When you're having a tree removed, you may wonder exactly what went wrong. In some cases, your tree may have simply reached the end of its natural lifespan. But in other cases, insects, storm damage, and other problems could contribute to a tree's demise. Here are four soil issues that could result in the need to have a tree removed.

1. Soil that doesn't drain

Some trees are more susceptible to wet soil than others, but for many trees, soil that simply won't drain and that holds excess water all the time is a recipe for disaster. The constantly wet soil isn't able to carry enough oxygen to the tree's roots, and the roots can start to suffocate. Wet soil can also cause a tree's roots to rot due to pathogens that thrive in low-oxygen areas.

2. Soil that encourages shallow roots

While it's true that trees grow many of their roots in the upper layers of soil, it's also true that encouraging shallower root growth than normal can be detrimental to the tree's growth. If the soil is extremely shallow or devoid of nutrients, the tree may concentrate on growing roots right at the surface for optimum efficiency.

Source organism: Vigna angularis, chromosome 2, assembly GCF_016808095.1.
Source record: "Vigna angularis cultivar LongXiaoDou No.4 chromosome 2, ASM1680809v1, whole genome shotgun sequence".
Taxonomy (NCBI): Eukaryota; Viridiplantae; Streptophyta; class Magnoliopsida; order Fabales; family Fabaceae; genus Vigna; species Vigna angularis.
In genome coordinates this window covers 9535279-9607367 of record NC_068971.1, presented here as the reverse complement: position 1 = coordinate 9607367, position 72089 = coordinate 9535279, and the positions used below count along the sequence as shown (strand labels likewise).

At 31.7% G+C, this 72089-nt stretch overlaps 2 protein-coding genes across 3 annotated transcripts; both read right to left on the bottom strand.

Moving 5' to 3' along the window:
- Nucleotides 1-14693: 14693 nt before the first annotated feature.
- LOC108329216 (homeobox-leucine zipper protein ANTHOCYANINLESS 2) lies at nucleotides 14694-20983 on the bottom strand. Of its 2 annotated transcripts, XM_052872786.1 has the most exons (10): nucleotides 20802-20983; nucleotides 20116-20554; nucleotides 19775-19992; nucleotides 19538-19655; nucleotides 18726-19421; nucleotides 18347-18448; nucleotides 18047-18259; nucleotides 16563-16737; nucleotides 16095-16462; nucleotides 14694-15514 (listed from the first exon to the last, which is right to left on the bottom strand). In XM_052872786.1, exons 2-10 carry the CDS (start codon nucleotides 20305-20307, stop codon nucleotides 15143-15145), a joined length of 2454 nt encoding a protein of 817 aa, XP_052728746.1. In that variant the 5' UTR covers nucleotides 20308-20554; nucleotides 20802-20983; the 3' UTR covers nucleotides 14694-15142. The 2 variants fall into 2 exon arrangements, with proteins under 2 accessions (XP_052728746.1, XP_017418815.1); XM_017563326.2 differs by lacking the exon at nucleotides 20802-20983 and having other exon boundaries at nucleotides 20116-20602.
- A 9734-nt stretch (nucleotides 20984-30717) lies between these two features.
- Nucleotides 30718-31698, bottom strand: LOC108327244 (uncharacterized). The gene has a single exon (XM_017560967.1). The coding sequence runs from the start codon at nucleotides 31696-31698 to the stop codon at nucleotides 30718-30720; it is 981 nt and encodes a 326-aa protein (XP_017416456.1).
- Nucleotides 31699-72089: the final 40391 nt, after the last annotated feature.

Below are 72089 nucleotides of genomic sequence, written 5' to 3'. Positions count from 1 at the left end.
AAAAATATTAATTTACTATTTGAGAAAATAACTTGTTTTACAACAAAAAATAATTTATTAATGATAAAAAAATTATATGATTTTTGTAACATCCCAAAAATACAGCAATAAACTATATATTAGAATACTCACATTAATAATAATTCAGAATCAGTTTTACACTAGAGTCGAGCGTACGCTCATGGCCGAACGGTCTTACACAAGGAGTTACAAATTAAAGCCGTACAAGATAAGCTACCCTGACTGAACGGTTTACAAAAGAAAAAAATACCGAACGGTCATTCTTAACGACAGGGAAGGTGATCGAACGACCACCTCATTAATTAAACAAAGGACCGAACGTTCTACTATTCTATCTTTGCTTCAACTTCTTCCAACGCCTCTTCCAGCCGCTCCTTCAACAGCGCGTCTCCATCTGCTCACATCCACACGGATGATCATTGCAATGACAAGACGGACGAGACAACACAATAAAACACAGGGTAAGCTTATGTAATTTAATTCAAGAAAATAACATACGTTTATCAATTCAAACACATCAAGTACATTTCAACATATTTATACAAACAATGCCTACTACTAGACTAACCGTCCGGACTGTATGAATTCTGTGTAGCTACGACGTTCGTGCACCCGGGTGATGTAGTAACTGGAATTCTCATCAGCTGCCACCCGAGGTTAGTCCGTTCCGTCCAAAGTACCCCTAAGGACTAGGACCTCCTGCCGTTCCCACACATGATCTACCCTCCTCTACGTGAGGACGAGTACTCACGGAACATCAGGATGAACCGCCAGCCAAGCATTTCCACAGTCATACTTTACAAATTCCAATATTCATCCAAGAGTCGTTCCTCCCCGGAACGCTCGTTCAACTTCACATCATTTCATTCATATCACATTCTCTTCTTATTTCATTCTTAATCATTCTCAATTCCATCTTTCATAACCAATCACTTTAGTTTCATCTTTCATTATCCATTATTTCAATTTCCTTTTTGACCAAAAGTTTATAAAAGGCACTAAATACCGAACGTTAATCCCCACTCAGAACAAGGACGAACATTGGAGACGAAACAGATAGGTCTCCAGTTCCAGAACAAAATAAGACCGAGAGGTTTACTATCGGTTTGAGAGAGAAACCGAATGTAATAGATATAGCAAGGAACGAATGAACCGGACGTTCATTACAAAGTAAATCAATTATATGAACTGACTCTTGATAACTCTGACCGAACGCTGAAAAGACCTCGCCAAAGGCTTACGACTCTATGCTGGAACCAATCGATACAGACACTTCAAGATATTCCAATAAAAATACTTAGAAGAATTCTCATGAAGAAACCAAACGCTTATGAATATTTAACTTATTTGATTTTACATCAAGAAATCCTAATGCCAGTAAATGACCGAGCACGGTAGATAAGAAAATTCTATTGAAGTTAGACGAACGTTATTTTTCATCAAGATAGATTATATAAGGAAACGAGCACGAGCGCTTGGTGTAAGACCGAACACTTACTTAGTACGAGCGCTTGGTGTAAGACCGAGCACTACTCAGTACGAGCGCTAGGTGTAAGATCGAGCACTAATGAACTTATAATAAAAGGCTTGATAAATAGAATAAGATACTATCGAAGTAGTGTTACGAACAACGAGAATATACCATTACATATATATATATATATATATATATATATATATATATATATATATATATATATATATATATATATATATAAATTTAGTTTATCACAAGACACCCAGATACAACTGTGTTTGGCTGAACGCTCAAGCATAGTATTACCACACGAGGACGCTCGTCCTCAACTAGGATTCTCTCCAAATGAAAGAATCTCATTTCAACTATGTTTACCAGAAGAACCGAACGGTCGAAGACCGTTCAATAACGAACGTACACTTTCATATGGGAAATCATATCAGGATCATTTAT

Unfortunately, a tree that has shallower roots than usual is also less structurally stable than it should be. This problem can result in a tree that may blow over in a storm easily.

3. Soil that's contaminated

In a coastal climate, especially if you live near the beach, you may find that both the soil and the air contain more salt than many plants and trees can handle. Too much salt in the soil can keep trees from growing correctly and may eventually mean they need to be removed. Salt can also get into your soil if you live right next to a road that's salted in winter.

Other soil contaminants, such as herbicides and other chemicals and toxins, may also cause damage and even kill a tree.

4. Soil that hosts pathogens

Some tree pathogens are soil-borne. For instance, verticillium wilt is endemic in the soil in some areas of the country. The pathogen may be extra concentrated in the soil in areas where verticillium-susceptible plants have been growing. A tree planted in this area could be extra susceptible to succumbing from verticillium wilt.

These four soil-related problems can all result in needing tree removal. If you're unsure what happened to your current tree, you can also ask your tree removal experts what their diagnosis is and get suggestions on how to avoid the same problem with your next tree.